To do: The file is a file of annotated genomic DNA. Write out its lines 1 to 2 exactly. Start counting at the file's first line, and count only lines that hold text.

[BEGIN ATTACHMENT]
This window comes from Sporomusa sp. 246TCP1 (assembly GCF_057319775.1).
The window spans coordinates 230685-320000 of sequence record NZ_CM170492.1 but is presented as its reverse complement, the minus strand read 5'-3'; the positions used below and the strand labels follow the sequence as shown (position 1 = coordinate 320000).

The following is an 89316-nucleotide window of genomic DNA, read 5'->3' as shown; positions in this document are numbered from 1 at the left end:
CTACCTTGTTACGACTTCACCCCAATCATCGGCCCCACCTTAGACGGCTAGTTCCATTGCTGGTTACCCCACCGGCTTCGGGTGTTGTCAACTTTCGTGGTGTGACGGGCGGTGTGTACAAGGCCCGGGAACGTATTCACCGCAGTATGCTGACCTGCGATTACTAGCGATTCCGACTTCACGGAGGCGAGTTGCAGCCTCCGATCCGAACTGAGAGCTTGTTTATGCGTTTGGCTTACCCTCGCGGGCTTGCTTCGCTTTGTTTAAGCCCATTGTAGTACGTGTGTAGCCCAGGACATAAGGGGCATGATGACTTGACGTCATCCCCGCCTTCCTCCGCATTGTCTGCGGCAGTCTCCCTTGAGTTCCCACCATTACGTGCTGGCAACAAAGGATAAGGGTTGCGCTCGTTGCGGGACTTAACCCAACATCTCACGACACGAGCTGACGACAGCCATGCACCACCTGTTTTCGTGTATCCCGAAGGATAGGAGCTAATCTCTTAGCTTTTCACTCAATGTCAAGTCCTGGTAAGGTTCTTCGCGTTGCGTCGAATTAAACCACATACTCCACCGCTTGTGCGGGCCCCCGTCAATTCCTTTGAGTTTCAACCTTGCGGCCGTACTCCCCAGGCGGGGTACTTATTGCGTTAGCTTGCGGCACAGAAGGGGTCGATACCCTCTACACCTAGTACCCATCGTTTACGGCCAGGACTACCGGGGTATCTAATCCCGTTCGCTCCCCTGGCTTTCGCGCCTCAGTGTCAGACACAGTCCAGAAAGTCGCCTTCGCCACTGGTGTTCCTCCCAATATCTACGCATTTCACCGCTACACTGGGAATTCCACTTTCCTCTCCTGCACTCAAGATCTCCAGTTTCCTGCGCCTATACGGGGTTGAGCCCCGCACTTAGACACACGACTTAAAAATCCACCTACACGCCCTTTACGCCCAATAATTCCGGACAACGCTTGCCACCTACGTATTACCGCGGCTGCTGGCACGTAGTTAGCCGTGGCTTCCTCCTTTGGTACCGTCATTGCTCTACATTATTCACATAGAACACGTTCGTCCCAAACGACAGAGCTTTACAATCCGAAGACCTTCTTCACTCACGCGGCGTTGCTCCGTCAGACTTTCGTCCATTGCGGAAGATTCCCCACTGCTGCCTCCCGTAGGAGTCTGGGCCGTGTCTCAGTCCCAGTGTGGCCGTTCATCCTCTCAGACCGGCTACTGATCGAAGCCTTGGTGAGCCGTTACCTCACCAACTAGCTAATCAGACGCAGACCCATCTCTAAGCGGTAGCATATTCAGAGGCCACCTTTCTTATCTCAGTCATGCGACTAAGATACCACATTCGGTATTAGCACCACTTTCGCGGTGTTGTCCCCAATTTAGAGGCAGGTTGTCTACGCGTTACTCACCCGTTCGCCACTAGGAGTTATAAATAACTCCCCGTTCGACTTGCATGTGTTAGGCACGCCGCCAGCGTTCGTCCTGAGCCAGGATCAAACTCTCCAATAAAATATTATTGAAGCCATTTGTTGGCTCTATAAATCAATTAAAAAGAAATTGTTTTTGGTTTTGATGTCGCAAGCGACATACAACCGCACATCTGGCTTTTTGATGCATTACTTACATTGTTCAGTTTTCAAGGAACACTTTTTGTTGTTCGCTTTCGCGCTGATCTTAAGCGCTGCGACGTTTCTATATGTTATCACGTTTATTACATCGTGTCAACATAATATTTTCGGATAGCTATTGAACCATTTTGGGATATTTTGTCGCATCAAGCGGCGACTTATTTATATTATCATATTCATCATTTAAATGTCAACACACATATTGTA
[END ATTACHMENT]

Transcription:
This window comes from Sporomusa sp. 246TCP1 (assembly GCF_057319775.1).
The window spans coordinates 230685-320000 of sequence record NZ_CM170492.1 but is presented as its reverse complement, the minus strand read 5'-3'; the positions used below and the strand labels follow the sequence as shown (position 1 = coordinate 320000).